This week on the Lock and Code podcast…
It talks, it squawks, it even blocks! The stocking-stuffer on every hobby hacker’s wish list this year is the Flipper Zero.
“Talk” across low-frequency radio to surreptitiously change TV channels, emulate garage door openers, or even pop open your friend’s Tesla charging port without their knowing! “Squawk” with the Flipper Zero’s mascot and user-interface tour guide, a “cyber-dolphin” who can “read” the minds of office key fobs and insecure hotel entry cards. And, introducing in 2023, block iPhones running iOS 17!
No, really, for a couple of months near the end of 2023, this consumer-friendly device could crash iPhones (a vulnerability that Apple fixed in a software update in mid-December), and in the United States, it is entirely legal to own.
But for security researcher Jeroen van der Ham, the Flipper Zero also served as a real pain in the butt one day in October, when, aboard a train in the Netherlands, he got a popup on his iPhone about a supposed Bluetooth pairing request with a nearby Apple TV. Strange as that may be on a train, van der Ham soon got another request. And then another, and another, and another.
In explaining the problem to the outlet Ars Technica, van der Ham wrote:
“My phone was getting these popups every few minutes and then my phone would reboot. I tried putting it in lock down mode, but it didn’t help.”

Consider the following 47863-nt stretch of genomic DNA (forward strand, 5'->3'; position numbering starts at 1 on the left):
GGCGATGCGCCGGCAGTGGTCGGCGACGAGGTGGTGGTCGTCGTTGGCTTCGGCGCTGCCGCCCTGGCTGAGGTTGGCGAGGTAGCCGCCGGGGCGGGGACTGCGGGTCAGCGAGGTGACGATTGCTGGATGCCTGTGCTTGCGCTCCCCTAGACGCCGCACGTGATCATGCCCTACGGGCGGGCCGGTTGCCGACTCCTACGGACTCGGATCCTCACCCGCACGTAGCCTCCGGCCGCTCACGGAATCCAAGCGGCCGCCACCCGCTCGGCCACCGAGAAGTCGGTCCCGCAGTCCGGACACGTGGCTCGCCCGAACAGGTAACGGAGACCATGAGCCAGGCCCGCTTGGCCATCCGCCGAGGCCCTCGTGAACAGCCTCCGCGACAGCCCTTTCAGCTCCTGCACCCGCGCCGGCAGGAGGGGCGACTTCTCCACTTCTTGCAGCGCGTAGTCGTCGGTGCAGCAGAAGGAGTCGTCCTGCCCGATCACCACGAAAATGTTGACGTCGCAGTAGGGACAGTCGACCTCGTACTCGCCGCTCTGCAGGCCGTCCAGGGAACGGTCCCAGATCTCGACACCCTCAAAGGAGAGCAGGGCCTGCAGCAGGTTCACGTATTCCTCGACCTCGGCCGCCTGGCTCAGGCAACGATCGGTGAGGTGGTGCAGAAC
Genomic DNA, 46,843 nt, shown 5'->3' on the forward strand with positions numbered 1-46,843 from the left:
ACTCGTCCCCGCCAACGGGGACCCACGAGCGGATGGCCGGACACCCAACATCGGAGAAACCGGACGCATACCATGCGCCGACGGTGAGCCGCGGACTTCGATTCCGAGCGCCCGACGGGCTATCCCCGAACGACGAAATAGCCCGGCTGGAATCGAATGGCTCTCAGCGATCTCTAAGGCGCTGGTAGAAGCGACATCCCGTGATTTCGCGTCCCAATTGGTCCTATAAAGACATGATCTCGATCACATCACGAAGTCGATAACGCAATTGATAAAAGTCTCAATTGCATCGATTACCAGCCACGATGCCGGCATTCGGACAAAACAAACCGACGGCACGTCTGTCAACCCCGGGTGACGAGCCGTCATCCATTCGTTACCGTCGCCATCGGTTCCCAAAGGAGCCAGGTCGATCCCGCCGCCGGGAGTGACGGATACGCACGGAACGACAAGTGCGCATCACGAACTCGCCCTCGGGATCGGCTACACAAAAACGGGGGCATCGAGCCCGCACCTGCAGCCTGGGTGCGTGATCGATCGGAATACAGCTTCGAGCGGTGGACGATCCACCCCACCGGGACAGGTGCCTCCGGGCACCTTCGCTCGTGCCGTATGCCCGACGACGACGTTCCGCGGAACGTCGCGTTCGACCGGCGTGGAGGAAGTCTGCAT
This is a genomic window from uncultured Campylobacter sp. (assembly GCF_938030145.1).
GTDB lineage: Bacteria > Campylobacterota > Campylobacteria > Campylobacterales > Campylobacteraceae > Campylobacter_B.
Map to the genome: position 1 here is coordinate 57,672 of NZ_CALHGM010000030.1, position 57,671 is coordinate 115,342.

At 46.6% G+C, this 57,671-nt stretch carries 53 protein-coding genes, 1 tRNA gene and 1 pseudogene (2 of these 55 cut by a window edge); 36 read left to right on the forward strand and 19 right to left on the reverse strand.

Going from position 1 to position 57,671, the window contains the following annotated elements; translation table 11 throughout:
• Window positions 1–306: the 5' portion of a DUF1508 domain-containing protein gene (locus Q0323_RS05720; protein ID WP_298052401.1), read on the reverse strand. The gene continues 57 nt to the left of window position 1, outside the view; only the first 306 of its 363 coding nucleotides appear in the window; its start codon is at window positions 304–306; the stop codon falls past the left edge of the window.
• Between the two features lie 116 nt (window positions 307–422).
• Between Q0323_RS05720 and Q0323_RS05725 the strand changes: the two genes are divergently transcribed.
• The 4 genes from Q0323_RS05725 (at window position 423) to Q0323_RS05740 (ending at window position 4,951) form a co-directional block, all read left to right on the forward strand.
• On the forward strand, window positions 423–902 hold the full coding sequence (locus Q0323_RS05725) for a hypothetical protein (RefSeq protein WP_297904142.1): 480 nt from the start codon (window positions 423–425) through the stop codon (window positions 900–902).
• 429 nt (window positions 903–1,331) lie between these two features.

Later that same day, on his way back home, once again aboard the train, van der Ham noticed something odd: the iPhone popups came back, and this time, he noticed that his fellow passengers were also getting hit.
What van der Ham soon learned is that he—and the other passengers on the train—were being subjected to a Denial-of-Service attack, which weaponized the way that iPhones receive Bluetooth pairing requests. A Denial-of-Service attack is simple. Essentially, a hacker, or more commonly, an army of bots, will flood a device or a website with requests. The target in these attacks cannot keep up with the requests, so it often locks up and becomes inaccessible. That can be a major issue for a company that is suffering from having its website attacked, but it’s also dangerous for everyday people who may need to use their phones to, say, document something important, or reach out to someone when in need.
In van der Ham’s case, the Denial-of-Service attack was likely coming from one passenger on the train, who was aided by the small, handheld device, the Flipper Zero.
Today, on the Lock and Code podcast, with host David Ruiz, we speak with Cooper Quintin, senior public interest technologist with Electronic Frontier Foundation—and Flipper Zero owner—about what the Flipper Zero can do, what it can’t do, and whether governments should get involved in the regulation of the device (that’s a hard “No,” Quintin said).
“Governments should be welcoming this device,” Quintin said. “Every government right now is saying, ‘We need more cyber security capacity. We need more cyber security researchers. We got cyber wars to fight, blah, blah, blah,’ right?”
“Then, when you make this amazing tool that is, I think, a really great way for people to start interacting with cybersecurity and getting really interested in it—then you ban that?”
Tune in today to listen to the full conversation.
Show notes and credits:
Intro Music: “Spellbound” by Kevin MacLeod (incompetech.com)
Licensed under Creative Commons: By Attribution 4.0 License
Outro Music: “Good God” by Wowa (unminus.com)
We don’t just report on threats—we remove them
Cybersecurity risks should never spread beyond a headline. Keep threats off your devices by downloading Malwarebytes today.